Indy Primer: Education Savings Accounts in high demand, but promise to be political flashpoint

The Nevada Independent Staff
The Nevada Independent Staff
School Choice Rally

By Michelle Rindels and Jackie Valley

A sea of people wearing yellow scarves gathered outside the state Capitol last month to rally for “school choice” — a politically loaded term that has been tossed around more frequently as Nevada mulls a voucher-style program.

The rally likely won’t be the last spectacle regarding the controversial program, which would give parents more than $5,000 in state funds to put toward education-related expenses such as private schooling or tutoring. Advocates say parents should be allowed to make education choices in the best interests of their children. Opponents argue the program threatens to undermine public schools by siphoning state funds out of the pipeline.

The law to create the Education Savings Accounts, as they’re called, has hit legal roadblocks since lawmakers approved it in 2015. If legislators can fix its funding mechanism this session, that could green-light the program. Gov. Brian Sandoval put $60 million toward the program in his proposed budget.

But it’s shaping up to be one of the most divisive issues during the 2017 legislative session now that Democrats — many who opposed the original bill — control both houses. At least 13 Republicans told The Nevada Independent they won’t vote for a budget that doesn’t include funding for the school choice program.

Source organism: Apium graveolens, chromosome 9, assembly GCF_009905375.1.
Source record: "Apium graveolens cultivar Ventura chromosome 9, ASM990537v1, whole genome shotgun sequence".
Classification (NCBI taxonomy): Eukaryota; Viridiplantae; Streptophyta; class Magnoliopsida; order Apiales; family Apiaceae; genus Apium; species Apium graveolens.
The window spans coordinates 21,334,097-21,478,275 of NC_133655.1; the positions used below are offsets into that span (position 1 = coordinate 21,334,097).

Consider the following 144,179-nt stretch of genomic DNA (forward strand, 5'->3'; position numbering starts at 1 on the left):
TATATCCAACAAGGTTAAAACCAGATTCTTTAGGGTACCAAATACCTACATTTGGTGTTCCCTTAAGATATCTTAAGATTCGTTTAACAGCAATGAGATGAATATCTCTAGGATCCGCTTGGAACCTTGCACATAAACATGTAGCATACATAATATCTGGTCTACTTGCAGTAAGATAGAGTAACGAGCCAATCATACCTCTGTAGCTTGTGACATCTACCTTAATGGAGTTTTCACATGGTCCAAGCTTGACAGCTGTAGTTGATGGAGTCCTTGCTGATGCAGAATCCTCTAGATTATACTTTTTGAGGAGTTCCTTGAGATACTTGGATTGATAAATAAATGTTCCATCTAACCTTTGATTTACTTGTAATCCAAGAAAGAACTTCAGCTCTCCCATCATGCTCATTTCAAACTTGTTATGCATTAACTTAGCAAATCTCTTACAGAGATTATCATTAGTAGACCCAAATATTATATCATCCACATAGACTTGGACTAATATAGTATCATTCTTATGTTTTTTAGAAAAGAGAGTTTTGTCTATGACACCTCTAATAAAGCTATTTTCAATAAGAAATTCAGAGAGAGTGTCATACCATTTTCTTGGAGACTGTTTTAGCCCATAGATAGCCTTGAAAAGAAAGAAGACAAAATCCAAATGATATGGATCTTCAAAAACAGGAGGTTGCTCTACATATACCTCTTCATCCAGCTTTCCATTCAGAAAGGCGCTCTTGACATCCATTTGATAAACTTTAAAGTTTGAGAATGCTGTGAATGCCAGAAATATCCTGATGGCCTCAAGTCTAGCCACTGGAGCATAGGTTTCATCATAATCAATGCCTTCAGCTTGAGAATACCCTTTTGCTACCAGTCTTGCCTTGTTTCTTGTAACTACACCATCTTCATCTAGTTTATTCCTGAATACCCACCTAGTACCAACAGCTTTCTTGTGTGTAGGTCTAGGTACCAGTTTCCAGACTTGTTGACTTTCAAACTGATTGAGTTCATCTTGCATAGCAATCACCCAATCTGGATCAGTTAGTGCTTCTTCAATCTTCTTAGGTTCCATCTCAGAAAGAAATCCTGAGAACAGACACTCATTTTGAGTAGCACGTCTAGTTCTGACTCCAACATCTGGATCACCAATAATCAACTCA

Before the political drama begins, here’s everything you need to know about the program:

What is an Education Savings Account (ESA)?

An ESA is an account established to provide state funds to pay education expenses for qualified students. As the creators envision it, parents can create a tailored education experience for their child -- putting them in private school and paying for speech therapy on the side, or taking some subjects through online learning, others in a homeschool environment and others through private music teachers.

Opponents often describe it as a voucher program, but supporters emphasize that there’s a distinction -- the state isn’t paying schools (including religious ones) directly with state funds as they would through a pure voucher. The money goes into an account that parents control, and it has restrictions on its use.

What’s the origin of the bill?

Republican Sen. Scott Hammond sponsored SB302, which proposed “establishing a program by which a child who receives instruction from a certain entity rather than from a public school may receive a grant of money in an amount equal to the statewide average basic support per pupil.”